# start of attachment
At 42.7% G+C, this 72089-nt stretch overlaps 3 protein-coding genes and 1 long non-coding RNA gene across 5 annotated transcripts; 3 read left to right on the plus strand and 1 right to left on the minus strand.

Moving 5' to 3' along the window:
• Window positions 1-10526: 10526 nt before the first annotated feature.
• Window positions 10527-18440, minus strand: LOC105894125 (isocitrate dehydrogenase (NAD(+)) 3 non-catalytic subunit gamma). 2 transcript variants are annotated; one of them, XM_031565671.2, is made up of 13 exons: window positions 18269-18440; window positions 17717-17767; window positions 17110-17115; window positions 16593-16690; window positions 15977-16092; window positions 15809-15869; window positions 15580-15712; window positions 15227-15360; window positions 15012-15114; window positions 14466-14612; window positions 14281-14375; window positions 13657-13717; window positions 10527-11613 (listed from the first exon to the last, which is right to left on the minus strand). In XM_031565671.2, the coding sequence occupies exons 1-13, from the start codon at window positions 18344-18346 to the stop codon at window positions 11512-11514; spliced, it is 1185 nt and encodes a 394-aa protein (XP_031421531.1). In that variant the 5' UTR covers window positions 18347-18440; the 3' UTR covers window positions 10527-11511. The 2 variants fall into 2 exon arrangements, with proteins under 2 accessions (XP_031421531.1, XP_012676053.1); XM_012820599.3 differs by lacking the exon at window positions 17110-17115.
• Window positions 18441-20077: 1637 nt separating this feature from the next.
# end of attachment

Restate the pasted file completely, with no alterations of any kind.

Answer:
At 42.7% G+C, this 72089-nt stretch overlaps 3 protein-coding genes and 1 long non-coding RNA gene across 5 annotated transcripts; 3 read left to right on the plus strand and 1 right to left on the minus strand.

Moving 5' to 3' along the window:
• Window positions 1-10526: 10526 nt before the first annotated feature.
• Window positions 10527-18440, minus strand: LOC105894125 (isocitrate dehydrogenase (NAD(+)) 3 non-catalytic subunit gamma). 2 transcript variants are annotated; one of them, XM_031565671.2, is made up of 13 exons: window positions 18269-18440; window positions 17717-17767; window positions 17110-17115; window positions 16593-16690; window positions 15977-16092; window positions 15809-15869; window positions 15580-15712; window positions 15227-15360; window positions 15012-15114; window positions 14466-14612; window positions 14281-14375; window positions 13657-13717; window positions 10527-11613 (listed from the first exon to the last, which is right to left on the minus strand). In XM_031565671.2, the coding sequence occupies exons 1-13, from the start codon at window positions 18344-18346 to the stop codon at window positions 11512-11514; spliced, it is 1185 nt and encodes a 394-aa protein (XP_031421531.1). In that variant the 5' UTR covers window positions 18347-18440; the 3' UTR covers window positions 10527-11511. The 2 variants fall into 2 exon arrangements, with proteins under 2 accessions (XP_031421531.1, XP_012676053.1); XM_012820599.3 differs by lacking the exon at window positions 17110-17115.
• Window positions 18441-20077: 1637 nt separating this feature from the next.